Life After College: Underemployment and You

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Egg frying on the grill

It shouldn't come as a shock to most people that the job market is a tumultuous one these days. As a recent college graduate I can attest to that fact. Trying to find that first "real" job is an exhausting experience, full of disappointment and frustration.

I, like many of my peers who have recently graduated, found myself in a tricky situation about six months out of school. My first loan payments were due and the part-time office job I had wasn't providing me the hours or the wages I needed. I looked for a job, any job, that would provide me a steady paycheck. I ended up in a hospital cafeteria, cooking, just like the part-time job I worked through college.

Youth unemployment and underemployment is at its highest points in 20+ years. I hear stories on a weekly basis on National Public Radio as I drive to and from my cooking job about others like me. It is an epidemic which will have some serious ramifications in the future. The real challenge for recent graduates is the need to pay student loans which far outstrip the jobs available, and a market where experienced older generations are competing for the same entry level positions as we are. As such, I have some insights about what it is like to be stuck in an underemployment rut.

The pay isn't particularly good.

When I started cooking, it was as a part-time employee with the opportunity to pick up just about as many shifts as I wanted. I got a rude surprise when I got my first paycheck. Making about $10 an hour isn't too bad to begin with, but my part-time designation (working 30+ hours) made it so I also had benefits, which subtracted a staggering amount every month from my pay. I was losing about $300 a month to pay for health insurance. My actual income ended up being between $700-900 a month, which was not enough to pay my student loans every month (which came in at about $1,400), let alone afford anything else.

To get around this problem I decided to have my employee designation changed to "relief." I would lose my benefits, but gain about $3 an hour in wages. I need health insurance, so I have been taking advantage of the Affordable Care Act's change in how long children can stay on parents' health insurance, which is to the age of 26.

The hours will be tiresome.

I have always tried to be an exemplary employee wherever I am working. This did not change when I started cooking. As part of my new relief employee designation I started covering a wide variety of shifts. I soon found myself working mornings, afternoons, evenings, weekends, overnights and an amusing combination of all of them. My schedule has never been consistent, but I took on the burden as a way of ensuring I could pay my loans every month.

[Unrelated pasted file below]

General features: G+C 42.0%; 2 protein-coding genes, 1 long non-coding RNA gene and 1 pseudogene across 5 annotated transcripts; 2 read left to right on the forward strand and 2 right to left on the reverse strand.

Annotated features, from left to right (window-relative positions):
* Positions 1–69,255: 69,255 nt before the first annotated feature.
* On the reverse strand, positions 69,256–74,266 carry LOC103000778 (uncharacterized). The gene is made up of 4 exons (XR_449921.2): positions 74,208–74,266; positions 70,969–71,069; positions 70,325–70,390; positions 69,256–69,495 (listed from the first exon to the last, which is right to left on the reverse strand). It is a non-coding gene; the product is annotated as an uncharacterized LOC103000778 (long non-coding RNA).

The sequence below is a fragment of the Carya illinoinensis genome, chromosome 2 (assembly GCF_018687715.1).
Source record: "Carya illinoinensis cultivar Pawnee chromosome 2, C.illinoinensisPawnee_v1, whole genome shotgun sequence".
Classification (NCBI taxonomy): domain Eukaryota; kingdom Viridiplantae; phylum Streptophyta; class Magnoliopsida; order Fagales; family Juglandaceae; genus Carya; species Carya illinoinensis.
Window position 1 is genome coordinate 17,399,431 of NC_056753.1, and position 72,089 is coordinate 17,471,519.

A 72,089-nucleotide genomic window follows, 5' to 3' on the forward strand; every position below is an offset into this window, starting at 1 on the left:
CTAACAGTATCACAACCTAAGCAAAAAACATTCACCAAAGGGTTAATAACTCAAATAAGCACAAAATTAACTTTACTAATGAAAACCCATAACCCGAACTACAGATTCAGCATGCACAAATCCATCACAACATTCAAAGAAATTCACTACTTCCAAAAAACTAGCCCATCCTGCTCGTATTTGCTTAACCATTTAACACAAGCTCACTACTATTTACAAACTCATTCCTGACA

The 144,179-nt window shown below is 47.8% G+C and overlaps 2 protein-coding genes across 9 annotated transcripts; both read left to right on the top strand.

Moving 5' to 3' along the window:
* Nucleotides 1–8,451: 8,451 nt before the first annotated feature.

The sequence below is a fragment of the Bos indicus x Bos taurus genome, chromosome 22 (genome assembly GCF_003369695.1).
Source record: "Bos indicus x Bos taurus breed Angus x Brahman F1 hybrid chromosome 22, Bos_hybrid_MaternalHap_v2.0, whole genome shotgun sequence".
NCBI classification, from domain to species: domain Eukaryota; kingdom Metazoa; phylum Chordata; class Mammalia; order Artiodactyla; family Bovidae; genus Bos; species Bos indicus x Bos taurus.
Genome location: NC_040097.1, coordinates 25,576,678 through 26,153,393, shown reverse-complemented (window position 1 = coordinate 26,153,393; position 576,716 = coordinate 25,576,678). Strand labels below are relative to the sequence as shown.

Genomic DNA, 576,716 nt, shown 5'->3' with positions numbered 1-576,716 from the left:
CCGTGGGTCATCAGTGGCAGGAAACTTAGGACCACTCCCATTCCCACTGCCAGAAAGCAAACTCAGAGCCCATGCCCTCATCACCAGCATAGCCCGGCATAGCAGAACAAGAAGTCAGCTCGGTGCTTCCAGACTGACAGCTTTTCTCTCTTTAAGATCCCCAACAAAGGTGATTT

Working overnights has been the biggest challenge as it leaves you very little energy to work on applications, cover letters and resumes for "real" jobs. Your body clock is basically working against the rest of the working world.

Just as a recent example: Last week I started work on Monday at 6:30am, Tuesday 11:30 pm, Delivered magazines on Wednesday, Thursday 6:30 am, Friday 10:30 pm, Saturday 10 pm I was all over the place; it is hard to keep track of life when you're committed to working like that.

Your co-workers might be challenging to bond with.

Probably the most overwhelming sensation I have gotten in working foodservice is that of regret. My co-workers, many of whom I am good friends with and have enjoyed getting to know, are stuck in their career. They will be cooking for the rest of their lives and they know it. Everyone where I work has some level of dissatisfaction with their job, many have just given up.

This is frustrating for a number of reasons. The first being that people stop caring about being good teammates. Cooking is a team effort. There are a number of steps to delivering good food and good service to customers. Many people I work with don't care about that anymore; they are only interested in the very minimum effort to complete the day and go home. The second is that it is very difficult to have a positive attitude toward work. Getting up in the morning, or evening, knowing that very few of your co-workers is ready with a smile on their face is toxic. It feeds a culture of dissatisfaction and it can be very challenging to separate that from home.

There will be little chance of a vacation and little time for a social life.

It seems obvious, but working all the time to pay loans every month leaves little opportunity for time off. In my nearly two years cooking I have taken one week-long vacation. Having no time to get away from work and take a break is exhausting and disheartening. It makes you question why you went to college in the first place.

I also have discovered that working overnight really doesn't allow for any social life. My Saturday nights have almost always been spent over a grill making omelets and breakfast burritos. This makes it kind of tough to meet new people.

It will end eventually.

In a remarkable bit of timing, I got some very good news last week. I got a job offer! After about two years of submitting applications, occasionally getting interviews and generally being tired of rejection, I am starting that "real" job I have been dreaming of. There will be more on this new development later. I still have plenty of experiences from the last two years to share!

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